October 31, 2016
Hayward Lakes Area Outdoor Report
This week’s forecast predicts highs in the upper 50s, lows in the upper 30s, and sunshine – after moving on from a drab, dreary, windy, rainy Monday. Take advantage of this unseasonably mild weather to extend the season of whatever outdoor fall activities you enjoy!
“Muskies are the primary target for most anglers. Large suckers on quick-set rigs are working very well and providing consistent action on steeper breaks and edges in 8-25 feet. Try large gliding jerkbaits and big plastics along the same edges, as well as vertical jigging Fuzzy Duzzits and Bondy baits.
“Walleye action is solid with walleye suckers fished on humps and breaks in 15-35 feet. Crappie action is getting better and better and anglers should focus on basins and edges in 20-35 feet. Vertical jig small jigs and plastics or drift crappie minnows under slip bobbers.
“Ruffed grouse hunters report great hunting from all around the area. Bird numbers are up and most hunters report 10-25 flushes per day around young poplar clearcuts and edges.
“Bow hunters are seeing more deer than in recent years. Action is heating up, with some bucks making lots of scrapes and chasing does, and hunters have already taken some big deer. Get out and enjoy the fall before it’s over!”
Mike at Jenk’s says Chippewa Flowage musky action is good and getting better.
“Musky anglers are catching some nice fish on suckers and jerkbaits around deeper river channel stumps, bars, and drop-offs. Walleye fishing is fair, but we need cooler water for fish to start their fall feeding frenzy.
“Smallmouth action continues to be good on Round Lake cribs for anglers using 4- to 5-inch sucker minnows on Lindy Rigs. Crappie fishing is picking up, with best action in morning and evening hours. Use jigs and one-inch Gulp! Minnows under slip bobbers for fish suspending in about 10 feet.”
Carolyn at Anglers All in Ashland on Chequamegon Bay says brown trout, coho, splake, and steelhead are moving into the Bay in waves as the water temperatures drop.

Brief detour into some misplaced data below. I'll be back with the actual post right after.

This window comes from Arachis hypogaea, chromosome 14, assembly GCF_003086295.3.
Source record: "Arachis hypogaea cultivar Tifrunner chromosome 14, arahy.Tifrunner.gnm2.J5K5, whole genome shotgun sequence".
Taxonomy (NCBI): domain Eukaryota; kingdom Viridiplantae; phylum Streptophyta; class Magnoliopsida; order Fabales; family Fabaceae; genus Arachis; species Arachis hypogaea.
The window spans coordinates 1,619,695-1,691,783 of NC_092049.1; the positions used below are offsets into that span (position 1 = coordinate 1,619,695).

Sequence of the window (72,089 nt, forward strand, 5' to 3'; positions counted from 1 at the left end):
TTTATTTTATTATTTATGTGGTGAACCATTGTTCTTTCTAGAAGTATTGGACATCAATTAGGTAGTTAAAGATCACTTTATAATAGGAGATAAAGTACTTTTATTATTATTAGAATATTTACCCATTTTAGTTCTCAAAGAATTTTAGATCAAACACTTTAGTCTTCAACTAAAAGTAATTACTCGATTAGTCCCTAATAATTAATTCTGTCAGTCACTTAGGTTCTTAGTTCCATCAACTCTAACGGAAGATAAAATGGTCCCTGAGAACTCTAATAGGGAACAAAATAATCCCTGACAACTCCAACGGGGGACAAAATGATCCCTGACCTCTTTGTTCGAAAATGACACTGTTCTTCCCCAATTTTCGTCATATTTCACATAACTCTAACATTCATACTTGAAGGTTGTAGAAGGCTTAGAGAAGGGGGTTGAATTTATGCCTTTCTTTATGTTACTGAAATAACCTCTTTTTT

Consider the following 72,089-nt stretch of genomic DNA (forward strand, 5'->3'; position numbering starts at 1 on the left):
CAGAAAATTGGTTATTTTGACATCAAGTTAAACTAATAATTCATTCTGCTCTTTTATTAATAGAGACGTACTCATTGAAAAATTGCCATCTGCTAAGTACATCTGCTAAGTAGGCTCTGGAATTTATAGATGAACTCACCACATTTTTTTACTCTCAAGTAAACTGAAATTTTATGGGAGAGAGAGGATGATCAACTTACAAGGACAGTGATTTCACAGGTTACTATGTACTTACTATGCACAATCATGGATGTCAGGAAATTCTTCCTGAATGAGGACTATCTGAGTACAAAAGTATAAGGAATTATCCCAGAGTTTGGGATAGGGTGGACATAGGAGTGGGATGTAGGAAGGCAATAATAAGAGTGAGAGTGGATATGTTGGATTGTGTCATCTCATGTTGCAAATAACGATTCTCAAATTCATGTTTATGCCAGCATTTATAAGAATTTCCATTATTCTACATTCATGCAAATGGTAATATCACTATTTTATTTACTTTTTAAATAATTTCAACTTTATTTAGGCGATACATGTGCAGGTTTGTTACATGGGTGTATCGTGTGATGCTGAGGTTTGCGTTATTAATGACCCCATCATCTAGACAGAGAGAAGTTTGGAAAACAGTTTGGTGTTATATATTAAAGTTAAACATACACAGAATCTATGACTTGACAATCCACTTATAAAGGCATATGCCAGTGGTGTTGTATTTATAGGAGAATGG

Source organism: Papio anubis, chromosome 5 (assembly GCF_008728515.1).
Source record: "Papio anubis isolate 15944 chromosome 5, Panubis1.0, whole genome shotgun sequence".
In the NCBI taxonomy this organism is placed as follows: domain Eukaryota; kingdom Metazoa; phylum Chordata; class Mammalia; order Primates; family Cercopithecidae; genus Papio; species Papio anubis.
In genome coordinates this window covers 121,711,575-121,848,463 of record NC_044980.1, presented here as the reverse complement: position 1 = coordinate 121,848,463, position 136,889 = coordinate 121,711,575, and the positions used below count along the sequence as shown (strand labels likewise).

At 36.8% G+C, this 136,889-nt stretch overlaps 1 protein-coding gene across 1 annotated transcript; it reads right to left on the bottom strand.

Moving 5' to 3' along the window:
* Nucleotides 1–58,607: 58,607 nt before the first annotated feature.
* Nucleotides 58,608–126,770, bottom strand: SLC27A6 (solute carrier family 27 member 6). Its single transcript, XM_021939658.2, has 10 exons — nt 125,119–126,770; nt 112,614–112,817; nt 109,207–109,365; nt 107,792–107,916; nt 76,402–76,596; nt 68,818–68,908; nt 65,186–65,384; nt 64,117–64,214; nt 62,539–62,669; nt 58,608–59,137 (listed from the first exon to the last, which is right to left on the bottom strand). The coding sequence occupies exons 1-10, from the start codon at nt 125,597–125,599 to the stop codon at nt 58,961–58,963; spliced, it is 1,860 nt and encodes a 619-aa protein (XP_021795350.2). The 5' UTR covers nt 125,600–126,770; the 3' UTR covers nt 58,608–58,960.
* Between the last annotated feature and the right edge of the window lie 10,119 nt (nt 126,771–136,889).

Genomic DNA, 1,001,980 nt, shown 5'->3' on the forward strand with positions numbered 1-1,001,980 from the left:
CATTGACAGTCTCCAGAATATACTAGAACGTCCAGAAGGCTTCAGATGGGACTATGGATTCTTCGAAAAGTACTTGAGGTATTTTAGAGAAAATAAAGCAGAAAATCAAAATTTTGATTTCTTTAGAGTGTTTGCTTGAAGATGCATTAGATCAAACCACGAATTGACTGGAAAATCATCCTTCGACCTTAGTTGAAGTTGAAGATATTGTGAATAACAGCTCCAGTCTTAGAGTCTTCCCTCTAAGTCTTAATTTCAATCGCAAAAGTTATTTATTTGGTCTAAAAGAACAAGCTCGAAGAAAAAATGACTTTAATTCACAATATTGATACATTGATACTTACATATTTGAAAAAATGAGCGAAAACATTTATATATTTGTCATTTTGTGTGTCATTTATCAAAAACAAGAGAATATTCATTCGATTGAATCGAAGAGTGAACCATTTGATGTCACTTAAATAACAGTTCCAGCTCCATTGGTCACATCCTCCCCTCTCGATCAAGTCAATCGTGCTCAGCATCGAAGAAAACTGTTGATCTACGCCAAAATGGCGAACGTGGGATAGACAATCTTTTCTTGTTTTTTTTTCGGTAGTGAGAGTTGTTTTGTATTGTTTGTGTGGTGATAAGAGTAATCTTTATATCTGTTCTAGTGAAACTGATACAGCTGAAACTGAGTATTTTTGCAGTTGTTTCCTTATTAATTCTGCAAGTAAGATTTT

“Most trollers are fishing the shorelines, such as the head of the Bay and the Washburn shoreline from Bono Creek out to the Sioux and Onion rivers. Many anglers are flatlining stickbaits, though there is still action with spoons on Dipsey Divers and off lead core line. Casting spoons and streamers off the river mouths is also productive for trout and salmon.
“We still have two weeks for the tributary stream season and reports vary. Every time we get rain and the water gets a little color, fishing success improves. Spinners, small spoons, spawn, and flies are all producing fish.
“Smallmouth are schooling in their usual fall haunts, such as back of the breakwall, rock pile, off the ore dock, and the tip of Long Island. Most anglers are drifting large sucker minnows, but some report success ripping jigs and plastics. Walleyes are starting to school in deeper drops and anglers are mainly using minnows. However, ripping Hyper-Glides, Slab Raps, Shiver Minnows, and Jigging Raps can be quite effective.”
Wet, windy, rainy weather last week produced some challenging fishing conditions, says DNR fisheries biologist Skip Sommerfeldt, and this resulted in fewer anglers on the lakes.
“Muskies are the main interest and they are providing fairly consistent action and success. Most anglers are dragging medium, 12- to 15-inch suckers for fish in a variety of locations, including weed edges, mid-depth breaklines, and suspending near deep water. Action on artificials is hit or miss, with fish reluctant to hit fast-moving lures in the cooler water temperatures, and slower moving Bull Dawgs and gliders are the most productive.
“Walleye success is quite erratic, though anglers report catching a few mid-size walleye near mid-depth mud flats on medium sucker minnows. With the colder water temperatures, bass fishing is all but over for the year.
“For panfish, there is a slight surge in crappie action, with some decent fish suspending near mid-depth cover. Perch fishing picked up for anglers fishing large fatheads on mud flats and near old weed beds.”
This week, DNR fisheries biologist Max Wolter discusses the effects of tackle and time on catch and release.
“Anglers know there is always the right gear for a job, that too heavy of gear might detect fewer bites and too light of gear may not handle large fish, but how does gear strength impact catch and release? A new study out of Canada explores that question.